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  • Writer's pictureDaniloTambone

(5) The Belly of the Whale - First You Take the Journey, then The Journey Takes You

Updated: Mar 3, 2022

After crossing the First Threshold, the Hero enters a dark place of introspection, disappearing from the previous world, ready for a metamorphosis.

When we undercome a change that really touches our inner world, we may be totally absorbed into the transformation. It's like going undercover in a Lab where to experiment a new way of being before using it in real life.

And for people who have remained in the Ordinary World, the Hero has disappeared, like dead.

Does this resonate with any specific experience of your life?


The next, and last step of the Departure Phase in the Hero's Journey is called by Joseph Campbell "The Belly of the Whale".

The metaphor comes from the biblical story of Jonah and the Whale.


God commands Jonah to sail to Nineveh to tell its inhabitants to repent of their misdeeds.

The man refuses, and boards instead a ship to Tarshish. As a divine punishment, a storm hits the boat and Jonah asks the crew to throw him overboard, where a "giant fish" swallows him.

During his three dark and lonely days inside the belly of the fish, he ponders about his choices and circumstances and repents of not having accepted the mission that God has assigned to him, and finally accepts to go to Nineveh.

Then the giant fish regurgitates him on a shore, from where Jonah can continue his mission.


This step involves a physical separation from the world as it has appeared so far.

We've entered a new realm, and there's no turning back.

Moreover, the metaphor of being swallowed by a whale represents an impairment of the Ego.

The Ego was fully functioning in the Ordinary World, knew its rules and were able to set the next steps. But now, right after crossing the First Threshold, all what was known seems no more valid.

It's required that the Ego, or the small self, "dissolves", sets itself aside, in order for a new sensitivity, a new feel, to emerge and for the Hero to continue with the Journey.

The Egyptian myth of Osiris resonates with this. Here’s the short version.


Set, brother of Osiris, killed him in an attempt to gain his kingdom and dismembered him into pieces. Isis, wife of Osiris, found all pieces and wrapped them up, allowing him to return to life. Since then, Osiris became the God of the Afterlife, Dead, Resurrection, Life, Fertility, Agriculture, and Vegetation.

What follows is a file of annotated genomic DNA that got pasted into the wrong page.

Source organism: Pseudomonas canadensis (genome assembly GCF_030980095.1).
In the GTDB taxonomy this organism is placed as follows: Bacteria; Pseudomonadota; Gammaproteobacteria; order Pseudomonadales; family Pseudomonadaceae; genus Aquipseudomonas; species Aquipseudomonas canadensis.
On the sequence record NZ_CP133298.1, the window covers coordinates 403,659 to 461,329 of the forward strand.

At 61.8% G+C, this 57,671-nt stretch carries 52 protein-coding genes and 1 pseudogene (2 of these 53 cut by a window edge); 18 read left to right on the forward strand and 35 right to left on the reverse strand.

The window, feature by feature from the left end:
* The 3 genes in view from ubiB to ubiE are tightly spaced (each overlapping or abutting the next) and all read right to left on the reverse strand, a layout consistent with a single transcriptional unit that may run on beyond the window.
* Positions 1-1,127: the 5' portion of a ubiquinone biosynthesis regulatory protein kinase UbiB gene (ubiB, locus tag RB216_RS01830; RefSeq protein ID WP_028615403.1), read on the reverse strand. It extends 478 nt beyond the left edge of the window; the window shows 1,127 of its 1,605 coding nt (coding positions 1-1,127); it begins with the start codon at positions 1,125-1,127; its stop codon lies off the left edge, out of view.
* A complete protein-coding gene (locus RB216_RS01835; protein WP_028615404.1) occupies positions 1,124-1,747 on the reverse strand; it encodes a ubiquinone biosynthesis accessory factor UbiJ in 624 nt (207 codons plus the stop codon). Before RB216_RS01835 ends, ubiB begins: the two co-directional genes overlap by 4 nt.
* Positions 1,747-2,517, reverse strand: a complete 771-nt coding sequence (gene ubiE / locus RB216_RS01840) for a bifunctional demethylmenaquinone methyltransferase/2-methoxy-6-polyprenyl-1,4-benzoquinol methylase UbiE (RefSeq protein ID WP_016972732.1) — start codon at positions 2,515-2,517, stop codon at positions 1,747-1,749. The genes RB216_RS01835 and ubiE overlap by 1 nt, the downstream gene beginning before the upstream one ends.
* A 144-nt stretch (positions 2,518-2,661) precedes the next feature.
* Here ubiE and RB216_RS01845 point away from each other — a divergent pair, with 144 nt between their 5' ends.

The dismemberment of the self and subsequent reconnection into a New Whole allows life to evolve and new potentials to take form.

And if the self resists the change, Life continues and does its own thing anyway.

In other words, if thus far You have taken the Journey, now it is the Journey that takes You.

There's a feeling of abduction, of not being in control. We've taken the previous steps to cross the Threshold, but what is happening right now is no more in our hands.

What may look like disempowering, though, is going to turn into an opening to a much wider sense of direction.

It’s time to stay flexible and trustful, because the truth is going to show up, if you let it.

After a life spent in the illusion that we can control the events around us, we are going to discover that we can take the weight of the world off our shoulders.

Stay flexible and open, and you'll enjoy the ride.

As for me, I’ve observed times and times again that it's up to me how the experience will show up.

It's not intrinsic so much into what's "out there", if there's even anything like that, as well as to the thoughts that I attach to my experiences.

To be more clear on this, let's see with two examples what happens when, in this stage, we relax into the flow, and when instead we resist to it.


The young Alice, intrigued by a Rabbit with a clock in his hands, chases him in his lair (Call to Adventure, and no Refusal).

After a few steps into the dark "Rabbit Hole" (Crossing the First Threshold) she suddenly falls down, initially without control (The Belly of the Whale).

And then something mysterious and counterintuitive happens. Alice starts falling down lightweight as a feather, and she even enjoys the view of the objects along the walls of the channel, until she safely lands on the ground.

The flexible and dreamy mind of Alice is not scared by what she's leaving behind, and she's just naturally curious of how events will be rolling out. She's enjoying her journey, and for how dark the rabbit hole could be, all is good.


Neo swallows the red pill. He's crossing his First Threshold.

He wants to know the truth about the Matrix, and, even if with some hesitancy, he decides to trust Morpheus.

They enter a room, filled with computers and other equipments. Morpheus' crew sets itself in motion to look where the Neo's physical body is really located out of the Matrix.